Seminar held at Cattleman Park

Published 8:28 pm Friday, July 16, 2010

Therapists and facilitators from 13 counties are in Pike County this week to attend a seminar at Cattleman Park conducted by Greg Kersten, founder of Equine Assisted Psychotherapy (EAP). Kersten conducts EAP seminars all across the country and IN Belgium and Australia.

The seminar is sponsored by Southeast Alabama Counseling Services, which operates camps in Pike County and Cottonwood for children and adults with behavioral and emotional problems.

“Greg Kersten is ‘the’ authority on Equine Assisted Psychotherapy,” said Dee Dawkins, Southeast Alabama Counseling Services CEO and Pike County native. “There is no one better qualified to provide the training for our therapists and facilitators. The purpose of the seminar is to certify all our therapists and facilitators to perform EAP therapeutic exercises for our clients. At the end of the three-day seminar, Southeast Alabama Counseling Services will have 50 EAP certified therapists and facilitators to work with the clients at our camps.”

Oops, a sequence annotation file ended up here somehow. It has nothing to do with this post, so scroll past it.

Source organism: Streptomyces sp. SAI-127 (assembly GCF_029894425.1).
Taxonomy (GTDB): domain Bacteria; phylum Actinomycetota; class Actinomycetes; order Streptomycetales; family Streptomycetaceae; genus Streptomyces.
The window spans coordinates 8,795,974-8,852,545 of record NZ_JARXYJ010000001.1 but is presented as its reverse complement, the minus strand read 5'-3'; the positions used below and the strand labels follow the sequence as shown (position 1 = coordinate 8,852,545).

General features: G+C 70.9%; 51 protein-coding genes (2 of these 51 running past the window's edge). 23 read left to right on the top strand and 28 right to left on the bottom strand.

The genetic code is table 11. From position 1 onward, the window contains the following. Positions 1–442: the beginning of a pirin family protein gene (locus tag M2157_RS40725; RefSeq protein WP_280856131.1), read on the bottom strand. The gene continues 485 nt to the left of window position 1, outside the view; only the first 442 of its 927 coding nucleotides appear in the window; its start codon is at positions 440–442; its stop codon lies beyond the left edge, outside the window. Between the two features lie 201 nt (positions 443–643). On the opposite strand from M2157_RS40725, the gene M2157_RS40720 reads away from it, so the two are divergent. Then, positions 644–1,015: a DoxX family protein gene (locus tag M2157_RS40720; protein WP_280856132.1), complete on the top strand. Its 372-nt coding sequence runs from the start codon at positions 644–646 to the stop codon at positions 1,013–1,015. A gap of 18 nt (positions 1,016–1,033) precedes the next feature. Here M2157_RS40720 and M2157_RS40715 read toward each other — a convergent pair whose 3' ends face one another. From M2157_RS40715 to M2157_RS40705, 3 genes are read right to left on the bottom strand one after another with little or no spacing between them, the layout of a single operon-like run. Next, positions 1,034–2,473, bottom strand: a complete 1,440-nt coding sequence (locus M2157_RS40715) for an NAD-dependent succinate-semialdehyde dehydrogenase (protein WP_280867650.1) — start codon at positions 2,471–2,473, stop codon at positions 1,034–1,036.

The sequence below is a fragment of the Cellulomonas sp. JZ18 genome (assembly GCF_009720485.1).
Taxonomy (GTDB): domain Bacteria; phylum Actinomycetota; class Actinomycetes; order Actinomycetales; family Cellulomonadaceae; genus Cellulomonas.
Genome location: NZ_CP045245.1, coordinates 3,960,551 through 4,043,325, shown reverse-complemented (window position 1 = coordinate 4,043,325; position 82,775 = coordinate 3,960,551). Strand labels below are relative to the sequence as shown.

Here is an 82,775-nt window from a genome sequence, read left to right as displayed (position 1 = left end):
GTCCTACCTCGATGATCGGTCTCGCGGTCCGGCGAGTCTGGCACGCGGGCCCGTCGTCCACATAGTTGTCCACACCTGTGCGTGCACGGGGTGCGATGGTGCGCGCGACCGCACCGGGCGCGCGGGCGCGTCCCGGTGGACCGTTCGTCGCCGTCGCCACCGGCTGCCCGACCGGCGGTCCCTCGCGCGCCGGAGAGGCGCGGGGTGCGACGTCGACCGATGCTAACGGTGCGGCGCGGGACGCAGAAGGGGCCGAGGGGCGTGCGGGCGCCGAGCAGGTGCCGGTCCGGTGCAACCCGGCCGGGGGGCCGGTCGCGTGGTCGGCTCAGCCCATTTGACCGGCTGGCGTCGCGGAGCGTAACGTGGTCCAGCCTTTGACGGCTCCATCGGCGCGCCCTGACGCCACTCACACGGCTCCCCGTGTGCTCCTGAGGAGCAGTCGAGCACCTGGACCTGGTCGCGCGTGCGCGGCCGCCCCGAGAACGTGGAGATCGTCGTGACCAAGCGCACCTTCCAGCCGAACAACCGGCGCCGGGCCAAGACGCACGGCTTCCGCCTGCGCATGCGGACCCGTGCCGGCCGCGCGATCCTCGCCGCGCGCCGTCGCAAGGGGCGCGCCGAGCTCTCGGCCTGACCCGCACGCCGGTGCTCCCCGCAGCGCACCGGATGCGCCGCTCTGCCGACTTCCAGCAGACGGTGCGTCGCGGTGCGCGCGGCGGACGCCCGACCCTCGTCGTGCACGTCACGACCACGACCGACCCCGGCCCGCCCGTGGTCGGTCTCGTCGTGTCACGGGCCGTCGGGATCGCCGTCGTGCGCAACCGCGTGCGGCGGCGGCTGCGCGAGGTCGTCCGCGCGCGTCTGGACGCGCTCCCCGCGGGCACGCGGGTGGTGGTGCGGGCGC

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The camps also offer fishing, archery, arts and crafts and other outdoor recreational opportunities.

Kersten’s O.K. Corral Seminar Series addresses the varied needs and interests in the ever-growing field of equine-assisted wellness.

“The underlying theme of the O.K. Corral Seminar Series is that people are not as far from OK as they might believe,” Kersten said. “Getting every area of a client’s life back to OK is the goal of the program and is attainable through techniques of observation, knowledge and communication.”

Kersten said through the techniques of Equine Assisted Psychotherapy the clients learn to look outside their current situations to discover personal issues.

“By learning to fix problems with horses, they are able to identify and fix their own problems,” he said. “And, EAP is fun. In fact, most clients don’t ever realize they are in therapy.”

The therapists and facilitators who are attending the three-day seminar said they are eager to become certified to work with horses to help humans.

The emphasis of the training is on learning and teambuilding and interpersonal dynamics. Individual roles are explored through a variety of activities and metaphors to natural herd behavior.

“The training is intensive and, when completed, we will have therapists and facilitators who are qualified to use Equine Assisted Psychotherapy as we worked so diligently with our clients to get their lives back to OK,” Dawkins said.

“This type of therapy works. We’ve seen it and it will greatly benefit those who are involved in our camps and our programs.”